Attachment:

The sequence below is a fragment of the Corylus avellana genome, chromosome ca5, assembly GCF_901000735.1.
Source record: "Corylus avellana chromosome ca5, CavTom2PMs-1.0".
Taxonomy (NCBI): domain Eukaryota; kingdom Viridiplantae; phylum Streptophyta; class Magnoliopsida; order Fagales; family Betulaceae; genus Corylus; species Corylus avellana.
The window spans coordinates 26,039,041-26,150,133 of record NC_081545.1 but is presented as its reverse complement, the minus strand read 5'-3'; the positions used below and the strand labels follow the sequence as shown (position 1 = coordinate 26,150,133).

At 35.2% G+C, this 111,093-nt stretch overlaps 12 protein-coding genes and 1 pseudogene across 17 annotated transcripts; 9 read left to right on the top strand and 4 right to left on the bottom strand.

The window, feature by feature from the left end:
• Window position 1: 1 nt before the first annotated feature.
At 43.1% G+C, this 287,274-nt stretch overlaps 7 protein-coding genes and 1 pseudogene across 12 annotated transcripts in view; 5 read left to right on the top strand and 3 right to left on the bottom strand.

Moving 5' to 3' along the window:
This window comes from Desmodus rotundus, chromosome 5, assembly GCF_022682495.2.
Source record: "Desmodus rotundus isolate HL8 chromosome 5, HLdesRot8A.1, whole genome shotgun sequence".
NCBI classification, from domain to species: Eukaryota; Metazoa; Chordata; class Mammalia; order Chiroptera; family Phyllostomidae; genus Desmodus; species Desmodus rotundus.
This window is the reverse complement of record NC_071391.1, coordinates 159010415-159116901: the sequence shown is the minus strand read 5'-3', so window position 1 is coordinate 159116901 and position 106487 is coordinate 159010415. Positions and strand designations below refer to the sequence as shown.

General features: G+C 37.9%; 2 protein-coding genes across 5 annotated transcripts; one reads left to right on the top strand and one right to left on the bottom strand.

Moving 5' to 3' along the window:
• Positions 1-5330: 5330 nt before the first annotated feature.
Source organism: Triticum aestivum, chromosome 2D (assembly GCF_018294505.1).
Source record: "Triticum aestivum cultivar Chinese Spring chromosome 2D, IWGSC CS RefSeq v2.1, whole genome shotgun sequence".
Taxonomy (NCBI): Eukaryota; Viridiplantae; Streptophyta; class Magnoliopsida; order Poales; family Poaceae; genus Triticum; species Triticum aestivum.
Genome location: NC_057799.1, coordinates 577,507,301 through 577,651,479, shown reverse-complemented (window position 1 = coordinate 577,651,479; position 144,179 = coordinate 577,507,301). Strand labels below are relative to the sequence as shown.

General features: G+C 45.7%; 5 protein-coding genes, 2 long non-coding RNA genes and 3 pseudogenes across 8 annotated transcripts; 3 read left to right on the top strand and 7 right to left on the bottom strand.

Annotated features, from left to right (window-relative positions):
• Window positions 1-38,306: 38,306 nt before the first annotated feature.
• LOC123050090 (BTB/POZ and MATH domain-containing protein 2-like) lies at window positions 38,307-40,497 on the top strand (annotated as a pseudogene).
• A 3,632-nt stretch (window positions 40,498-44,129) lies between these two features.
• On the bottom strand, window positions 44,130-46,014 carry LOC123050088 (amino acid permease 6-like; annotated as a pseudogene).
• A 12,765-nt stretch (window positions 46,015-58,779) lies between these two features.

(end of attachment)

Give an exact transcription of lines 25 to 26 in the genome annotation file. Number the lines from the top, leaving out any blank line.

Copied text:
• A 3,632-nt stretch (window positions 40,498-44,129) lies between these two features.
• On the bottom strand, window positions 44,130-46,014 carry LOC123050088 (amino acid permease 6-like; annotated as a pseudogene).